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Taking On the Legal Battles of Those in Need

April 12, 1993|MICHAEL HAEDERLE | SPECIAL TO THE TIMES

Five years ago Skadden, Arps, Slate, Meagher & Flom--the nation's third-largest law firm--celebrated its 40th birthday by creating a $10-million fellowship program for aspiring public-interest lawyers.

The "legal Peace Corps" would assist the poor and disenfranchised.

"We wanted to make some contribution back to the world," says Richard Volpert, a senior partner in Skadden's Los Angeles office.

The Skadden Fellows, who design their own projects, have made a wide range of contributions, as the following profiles demonstrate:

Irma Rodriguez: Language Rights

"We want to develop an equitable distribution of resources."

There was one sharply defined moment when Irma Rodriguez knew she would become a lawyer. It happened when she was 11 and her Mexican immigrant father, needing to consult an attorney about an on-the-job injury, took Irma along to translate.

Impressed with the attorney's power, Rodriguez made up her mind on the spot to become a lawyer.

"I remember the lawyer telling me, 'You're such a good interpreter. You should come back and work for us as an interpreter,' " Rodriguez says. "I got mad and said, 'If I come back, it'll be as a lawyer.' "

Rodriguez, 27, has made good on her vow. As a lawyer for the Mexican American Legal Defense and Education Fund in Los Angeles, she is running a comprehensive language rights project.

Since last fall, she has been embroiled in "impact litigation"--high-profile class-action lawsuits on issues like bilingual education, bilingual ballots and English-only rules in the workplace. "I just feel deep down in my heart this is so important."

Rodriguez's passion for the subject is rooted in her upbringing in Oxnard. The second-oldest of five children, she was expected to translate for her parents, neither of whom ever became comfortable speaking English.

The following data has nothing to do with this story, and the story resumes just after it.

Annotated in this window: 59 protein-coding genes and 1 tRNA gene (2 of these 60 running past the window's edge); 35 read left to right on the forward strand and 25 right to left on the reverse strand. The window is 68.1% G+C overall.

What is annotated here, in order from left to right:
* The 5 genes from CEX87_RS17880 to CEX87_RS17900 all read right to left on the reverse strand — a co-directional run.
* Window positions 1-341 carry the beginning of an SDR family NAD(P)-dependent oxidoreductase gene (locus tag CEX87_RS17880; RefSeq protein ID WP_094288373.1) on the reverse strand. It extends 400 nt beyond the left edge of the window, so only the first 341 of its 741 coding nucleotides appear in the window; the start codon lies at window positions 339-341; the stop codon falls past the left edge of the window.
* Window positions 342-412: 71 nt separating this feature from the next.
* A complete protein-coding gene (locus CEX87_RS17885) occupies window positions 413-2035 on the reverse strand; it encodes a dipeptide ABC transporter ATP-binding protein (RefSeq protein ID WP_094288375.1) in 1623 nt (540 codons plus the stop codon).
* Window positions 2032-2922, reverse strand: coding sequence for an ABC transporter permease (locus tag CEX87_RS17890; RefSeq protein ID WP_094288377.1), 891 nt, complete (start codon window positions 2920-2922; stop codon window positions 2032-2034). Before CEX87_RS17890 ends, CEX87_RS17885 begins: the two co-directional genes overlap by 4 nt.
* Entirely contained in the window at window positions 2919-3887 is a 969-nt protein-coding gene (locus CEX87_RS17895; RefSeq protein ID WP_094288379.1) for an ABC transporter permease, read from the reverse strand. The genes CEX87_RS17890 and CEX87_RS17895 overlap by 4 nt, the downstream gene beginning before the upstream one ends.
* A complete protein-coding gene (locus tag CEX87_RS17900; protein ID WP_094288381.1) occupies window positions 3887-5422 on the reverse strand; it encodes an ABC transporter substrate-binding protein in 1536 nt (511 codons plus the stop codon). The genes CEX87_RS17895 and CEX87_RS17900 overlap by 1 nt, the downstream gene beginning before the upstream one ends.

As a teen-ager she resented them for speaking only Spanish, but now she realizes that their failure to speak English wasn't for lack of trying.

"We have a responsibility to try to communicate in English as much as possible," Rodriguez says. But slots in English-as-a-second-language classes are comparatively few, and the demands of making a living and raising a family leave little time to master a new tongue.

Rodriguez, who earned undergraduate and law degrees at UC Berkeley and received a master's in public policy from Harvard's John F. Kennedy School of Government, knows the idea of spending more money for interpreters and bilingual education may not be popular with some.

"We want to work with folks," she says. "We want to develop an equitable distribution of resources."

Luke Williams: Community Relations

"There is a real need to do some bridge work."

In his 18 months as a Skadden-funded lawyer for El Rescate Legal Services, a program targeting Central American refugees in Los Angeles, Luke Williams has visited with Salvadoran labor organizers, helped victims of a money order company bankruptcy and worked to build links between the African-American and Latino communities.

"There aren't many other fellowships that allow you to write your own job description," Williams says of the Skadden program.

The 30-year-old Los Angeles native has a long-standing commitment to service. After graduating from USC with a degree in political science and economics, Williams earned joint degrees in law and government administration from the University of Pennsylvania.

He then spent three years in the Philippines with the Peace Corps, a posting that required him to learn Ilonggo. But it was Williams' high school and college Spanish that came in handy when he went to work for the Pico Union-based El Rescate (The Rescue) in 1991.

He found himself traveling frequently to Guatemala and El Salvador to document repressive treatment of labor organizers. One man Williams worked with closely was later assassinated.

El Rescate has been trying to persuade the U.S. government to withhold most-favored-nation trade status from countries that deny basic workers' rights, Williams explains. The organization hopes to force policy changes that would allow Salvadoran refugees to return home without fear of persecution.

Williams also found himself helping poor African-Americans and Latinos when the General Money Order Co. declared bankruptcy in December, 1991. With more than a million people affected, "it was a real tragedy; we were just swamped," he says.

In the aftermath of the L.A. riots, Williams helped set up a small convenience store jointly owned by African-Americans and Latinos to help heal divisions between the two communities.

Williams since has devoted much of his time to visiting housing projects and inner-city schools, where he gets people to focus on what different racial and ethnic groups have in common.

"In some housing projects, the tensions are so high, people are ready to kill each other," he says. "There is a real need to do some bridge work."

Heather Kendall: Tribal Rights

\o7 "What we're really talking about is cultural survival."

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